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UN to deploy 700 staff to help Nepal's peace process

The UN plans to depute nearly 700 international staff including 186 military experts in Nepal.

world Updated: Mar 26, 2007 14:10 IST
Reuters

The United Nations is planning to depute nearly 700 international staff including 186 military experts in Nepal to help the country's peace process.

The UN staff will monitor Maoists' arms and observe elections in the country, an official at the United Nations Mission in Nepal (UNMIN) said.

Currently over 100 UN staff including 70 arms monitors and 20 electoral experts are in the country, he said.

There will be nearly 400 Nepalese staff to support the UN's activities in Nepal.

The United Nations General Assembly has endorsed a budget of USD 88.8 million for monitoring arms and the armies in the country.

There are 31,000 Maoist combatants and 3,40 weapons confined in the UN monitored camps across Nepal as part of the peace process.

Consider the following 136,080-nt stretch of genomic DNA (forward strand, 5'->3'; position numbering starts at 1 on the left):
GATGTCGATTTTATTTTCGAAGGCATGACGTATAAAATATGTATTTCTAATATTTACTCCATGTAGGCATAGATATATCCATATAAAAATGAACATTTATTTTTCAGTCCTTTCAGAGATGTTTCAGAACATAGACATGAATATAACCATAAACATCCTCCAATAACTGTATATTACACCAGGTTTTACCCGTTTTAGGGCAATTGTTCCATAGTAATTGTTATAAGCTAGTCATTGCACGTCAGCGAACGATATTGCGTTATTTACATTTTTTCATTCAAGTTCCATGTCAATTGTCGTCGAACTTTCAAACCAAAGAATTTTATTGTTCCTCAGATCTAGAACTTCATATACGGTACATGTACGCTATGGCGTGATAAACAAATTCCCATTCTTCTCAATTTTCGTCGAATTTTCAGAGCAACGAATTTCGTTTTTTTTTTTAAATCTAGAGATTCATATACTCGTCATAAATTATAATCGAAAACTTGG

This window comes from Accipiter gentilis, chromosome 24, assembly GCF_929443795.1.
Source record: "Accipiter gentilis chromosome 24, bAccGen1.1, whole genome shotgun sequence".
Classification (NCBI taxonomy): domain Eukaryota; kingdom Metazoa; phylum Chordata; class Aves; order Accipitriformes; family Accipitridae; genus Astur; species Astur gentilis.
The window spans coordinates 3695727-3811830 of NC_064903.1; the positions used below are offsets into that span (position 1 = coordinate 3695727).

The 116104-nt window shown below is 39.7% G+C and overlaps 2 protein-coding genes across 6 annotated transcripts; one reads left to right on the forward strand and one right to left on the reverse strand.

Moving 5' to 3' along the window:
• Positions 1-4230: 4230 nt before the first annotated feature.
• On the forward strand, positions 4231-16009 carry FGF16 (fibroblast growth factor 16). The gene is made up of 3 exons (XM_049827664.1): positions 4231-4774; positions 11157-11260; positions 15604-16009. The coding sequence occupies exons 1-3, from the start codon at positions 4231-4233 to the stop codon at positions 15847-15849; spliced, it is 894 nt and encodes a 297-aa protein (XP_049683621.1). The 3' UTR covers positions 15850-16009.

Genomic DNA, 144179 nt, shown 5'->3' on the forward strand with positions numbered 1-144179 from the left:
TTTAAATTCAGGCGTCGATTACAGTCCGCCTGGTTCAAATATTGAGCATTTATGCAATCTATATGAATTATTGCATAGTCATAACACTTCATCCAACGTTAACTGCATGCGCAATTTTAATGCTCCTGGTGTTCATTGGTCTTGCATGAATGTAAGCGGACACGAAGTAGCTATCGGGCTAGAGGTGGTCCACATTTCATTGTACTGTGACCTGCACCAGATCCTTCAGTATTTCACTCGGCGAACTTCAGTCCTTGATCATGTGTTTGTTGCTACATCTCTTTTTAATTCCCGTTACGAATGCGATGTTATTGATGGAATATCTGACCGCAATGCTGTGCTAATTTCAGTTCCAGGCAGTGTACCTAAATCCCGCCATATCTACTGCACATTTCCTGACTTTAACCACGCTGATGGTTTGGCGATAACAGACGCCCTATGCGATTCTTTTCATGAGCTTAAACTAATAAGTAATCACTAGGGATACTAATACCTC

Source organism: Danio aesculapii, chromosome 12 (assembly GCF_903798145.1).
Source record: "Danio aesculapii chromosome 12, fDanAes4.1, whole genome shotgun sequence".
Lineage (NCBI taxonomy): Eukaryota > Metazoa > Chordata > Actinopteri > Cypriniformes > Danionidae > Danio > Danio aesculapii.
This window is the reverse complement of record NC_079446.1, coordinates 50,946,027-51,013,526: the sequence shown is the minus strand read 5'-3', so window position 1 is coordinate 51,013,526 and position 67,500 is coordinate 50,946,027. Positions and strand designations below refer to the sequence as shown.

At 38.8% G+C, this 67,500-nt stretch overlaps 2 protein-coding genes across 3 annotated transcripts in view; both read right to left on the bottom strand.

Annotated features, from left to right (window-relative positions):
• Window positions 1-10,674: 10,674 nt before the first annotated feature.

Meanwhile, UNMIN head in Nepal Ian Martin has said a significant number of people have been recruited by the Maoists after they signed ceasefire pact with the government on May 25, 2006.

He said both the minors and those recruited after the signing of the ceasefire pact will have to be discharged when the UNMIN begins the second phase of verification of the Maoist People's Liberation Army.

"I made it clear to the Maoist leadership that UNMIN believes that there are substantial numbers of minors in the cantonments as well as persons who were recruited after 25 May 2006, and I have sought their cooperation to rehabilitate them," he said at a press conference.

Martin also expressed sock over the killing of 29 Maoists during a clash with the Madhesi People's Forum in Rautahat near Indian border on Wednesday.

He expressed hope that the perpetrators of the killings will be identified and brought to justice.

"The confrontation in Rautahat could and should have been avoided," he said.

Martin also confirmed that the UNMIN had registered 96 weapons that were retained by the Maoists outside cantonments for the security of their leaders but added, the UN body did not appreciate the arms retained by the Maoists outside the cantonments.

He also expressed concern over the incidents of abductions and beatings of businessmen and others in Kathmandu and other parts of the country by the Maoists.

First Published: Mar 23, 2007 16:55 IST